This week, IDC reported its smartwatch sales figures and the news was that the segment has already registered a decline in sales. You can find the full release here.

The commentary I have seen around these numbers centered on the fact that the segment is clearly doomed because it is showing a year over year decline so early in the cycle. Such an analysis, however, fails to consider a few key points:

1) This is a very different market from smartphones. As I’ve said time and time again, smartwatches remain a “nice to have, not a must have” item. Because of this, we are still in an early adopter phase of the market which, by and large, has bought into it. While we wait for the mainstream consumer to come on board, sales will dip as the current installed base is waiting to replace and no significant amount of new buyers are added.

2) While the smartphone market saw a lot of development in the early stages, both of operating systems and apps, smartwatches have been moving slowly. While we have seen some OS improvements, mainly on watchOS, hardware has not changed much from where it kicked off and useful and dedicated apps have been hard to come by. This last point adds to smartwatches not being seen as a must have, as their role is mainly seen as a duplication of what one can do with a phone.

3) With Apple representing the vast majority of the installed base and so much expected to come out in the fall with the new version of watchOS and new hardware, it is natural people are waiting. The comparison with the iPhone would be a wrong one to make, as the Watch is not necessary and has no subsidy so people can and will wait for longer.

If you consider all of the above, the decline could have been expected. Long term, I still believe in this segment especially considering how much improvement will come with the next watchOS update. I also do not see any vendor threatening Apple’s lead in the market at least over the next year.

Entering the “Meh” Earnings Season – by Ben Bajarin
I find it apt to remember that stocks trade with a strong investor sentiment of future earnings. If a stock is down or investors are bearish, it means consensus is there is not a lot of future earnings potential in their view. This mindset tells us quite a bit. Look no further than Nintendo. Their stock is up thanks to Pokemon Go, even though revenues from this will be relatively limited given the revenue share agreements in place. However, investors are looking at the long-term potential for Nintendo to have an “a ha” moment and start moving from the Gameboy/Nintendo hardware generation to the mobile era. The stock is being traded on the future potential of earnings on IP like Mario Brothers, Donkey Kong, Legend of Zelda, etc., and Nintendo bringing those games in some new and unique ways to iOS and Android. One has to believe the time is close for Nintendo so it makes sense and could reap serious revenue for them.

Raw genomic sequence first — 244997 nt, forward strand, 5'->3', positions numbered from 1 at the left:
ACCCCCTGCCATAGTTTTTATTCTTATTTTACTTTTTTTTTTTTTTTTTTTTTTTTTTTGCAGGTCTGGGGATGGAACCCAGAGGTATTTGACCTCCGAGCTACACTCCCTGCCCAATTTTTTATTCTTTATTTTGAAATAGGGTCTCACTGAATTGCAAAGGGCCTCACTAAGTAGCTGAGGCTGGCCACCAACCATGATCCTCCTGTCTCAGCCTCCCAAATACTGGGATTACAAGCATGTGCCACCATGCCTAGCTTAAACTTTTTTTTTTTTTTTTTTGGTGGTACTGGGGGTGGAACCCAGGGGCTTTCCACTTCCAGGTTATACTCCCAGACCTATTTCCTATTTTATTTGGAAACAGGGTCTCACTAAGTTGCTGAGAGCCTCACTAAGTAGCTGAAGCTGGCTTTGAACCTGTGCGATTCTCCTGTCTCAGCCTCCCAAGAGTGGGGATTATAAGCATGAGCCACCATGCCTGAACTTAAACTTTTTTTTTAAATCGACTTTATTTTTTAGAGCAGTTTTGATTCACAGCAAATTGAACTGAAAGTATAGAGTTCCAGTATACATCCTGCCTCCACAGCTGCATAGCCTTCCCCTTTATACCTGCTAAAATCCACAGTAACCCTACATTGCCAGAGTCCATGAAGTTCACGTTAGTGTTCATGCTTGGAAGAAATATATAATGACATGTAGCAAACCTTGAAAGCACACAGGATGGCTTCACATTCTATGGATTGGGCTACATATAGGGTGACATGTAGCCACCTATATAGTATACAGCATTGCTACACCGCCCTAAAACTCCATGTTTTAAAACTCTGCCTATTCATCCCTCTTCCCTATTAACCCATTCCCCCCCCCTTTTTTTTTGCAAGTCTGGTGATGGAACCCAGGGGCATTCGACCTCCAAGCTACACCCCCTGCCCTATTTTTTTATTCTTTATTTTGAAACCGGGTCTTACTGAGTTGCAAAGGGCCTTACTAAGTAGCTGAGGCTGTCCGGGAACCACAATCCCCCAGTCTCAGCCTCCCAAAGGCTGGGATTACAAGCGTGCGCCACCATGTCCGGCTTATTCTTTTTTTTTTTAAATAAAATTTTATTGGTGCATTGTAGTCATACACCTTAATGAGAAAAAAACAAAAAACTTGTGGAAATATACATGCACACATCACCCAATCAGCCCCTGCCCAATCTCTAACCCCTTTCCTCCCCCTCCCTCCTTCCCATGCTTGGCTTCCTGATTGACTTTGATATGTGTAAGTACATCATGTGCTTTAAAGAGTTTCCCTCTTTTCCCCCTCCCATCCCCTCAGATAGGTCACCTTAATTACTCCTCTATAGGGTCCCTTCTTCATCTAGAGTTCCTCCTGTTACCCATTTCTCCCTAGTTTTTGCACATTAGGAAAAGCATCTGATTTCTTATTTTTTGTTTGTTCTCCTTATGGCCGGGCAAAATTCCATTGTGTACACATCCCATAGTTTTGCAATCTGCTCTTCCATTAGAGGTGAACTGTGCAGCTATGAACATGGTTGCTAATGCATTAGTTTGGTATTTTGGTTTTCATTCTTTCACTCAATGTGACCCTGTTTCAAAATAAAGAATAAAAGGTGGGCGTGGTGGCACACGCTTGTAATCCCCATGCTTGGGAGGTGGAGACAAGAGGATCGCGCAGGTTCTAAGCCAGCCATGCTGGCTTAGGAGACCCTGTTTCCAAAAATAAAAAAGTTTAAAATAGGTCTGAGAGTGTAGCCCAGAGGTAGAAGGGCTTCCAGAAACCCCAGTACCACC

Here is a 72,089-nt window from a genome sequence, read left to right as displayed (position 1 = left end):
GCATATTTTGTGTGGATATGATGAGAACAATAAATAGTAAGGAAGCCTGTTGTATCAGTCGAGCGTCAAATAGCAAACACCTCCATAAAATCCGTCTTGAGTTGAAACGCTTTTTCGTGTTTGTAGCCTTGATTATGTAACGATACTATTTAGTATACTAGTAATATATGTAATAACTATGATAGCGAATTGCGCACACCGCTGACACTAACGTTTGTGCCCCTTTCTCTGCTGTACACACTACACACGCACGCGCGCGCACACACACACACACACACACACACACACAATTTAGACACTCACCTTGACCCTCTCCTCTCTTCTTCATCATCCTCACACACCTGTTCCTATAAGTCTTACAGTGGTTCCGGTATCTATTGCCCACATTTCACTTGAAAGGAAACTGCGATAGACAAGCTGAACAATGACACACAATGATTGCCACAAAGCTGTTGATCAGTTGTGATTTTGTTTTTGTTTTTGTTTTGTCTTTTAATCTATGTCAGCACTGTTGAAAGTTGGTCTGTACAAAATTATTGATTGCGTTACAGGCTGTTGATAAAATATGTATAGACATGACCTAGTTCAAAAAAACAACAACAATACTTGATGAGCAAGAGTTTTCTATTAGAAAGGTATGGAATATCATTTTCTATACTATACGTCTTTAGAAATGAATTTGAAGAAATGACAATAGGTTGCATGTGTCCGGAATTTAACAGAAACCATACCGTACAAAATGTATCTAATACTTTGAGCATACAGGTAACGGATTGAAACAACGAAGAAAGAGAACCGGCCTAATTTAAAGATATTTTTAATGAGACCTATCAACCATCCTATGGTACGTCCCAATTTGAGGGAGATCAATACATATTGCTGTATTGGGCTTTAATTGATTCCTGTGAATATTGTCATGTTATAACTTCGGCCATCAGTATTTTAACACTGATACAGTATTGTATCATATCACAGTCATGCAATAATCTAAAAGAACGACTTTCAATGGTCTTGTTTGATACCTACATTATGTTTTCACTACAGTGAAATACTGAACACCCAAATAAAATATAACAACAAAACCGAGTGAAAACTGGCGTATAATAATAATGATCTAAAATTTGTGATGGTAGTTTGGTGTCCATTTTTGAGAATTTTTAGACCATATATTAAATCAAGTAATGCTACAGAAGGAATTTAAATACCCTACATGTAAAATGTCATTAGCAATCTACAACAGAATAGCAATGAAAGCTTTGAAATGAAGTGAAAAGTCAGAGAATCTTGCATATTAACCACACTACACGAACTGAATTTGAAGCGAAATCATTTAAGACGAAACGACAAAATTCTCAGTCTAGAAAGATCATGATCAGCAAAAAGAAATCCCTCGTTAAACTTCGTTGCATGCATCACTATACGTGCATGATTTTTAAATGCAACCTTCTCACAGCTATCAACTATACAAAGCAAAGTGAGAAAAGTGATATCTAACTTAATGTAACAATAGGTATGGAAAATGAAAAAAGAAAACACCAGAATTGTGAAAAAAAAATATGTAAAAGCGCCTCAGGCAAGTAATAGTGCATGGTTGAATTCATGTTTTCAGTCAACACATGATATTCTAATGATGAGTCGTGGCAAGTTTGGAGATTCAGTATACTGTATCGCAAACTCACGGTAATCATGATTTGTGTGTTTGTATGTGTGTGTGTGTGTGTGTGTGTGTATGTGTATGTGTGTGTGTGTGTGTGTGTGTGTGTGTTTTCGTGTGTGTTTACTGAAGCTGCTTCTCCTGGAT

Similarly, we see investor sentiment with Intel. Intel reported a beat yet their stock was down afterward. The Street does not feel there is much earnings potential ahead and thus the stock is viewed as a moderate to flat growth opportunity. Qualcomm on the other hand, despite their challenges, posted a beat and was trading up. As they solve their problems with IP licenses in China, they are still poised to see revenue gains from licensing even if the chipset business stays relatively flat. Investors clearly believe they will resolve the IP license issue and gain more revenue from their patents. Investors feel there is profit still to be had for the company.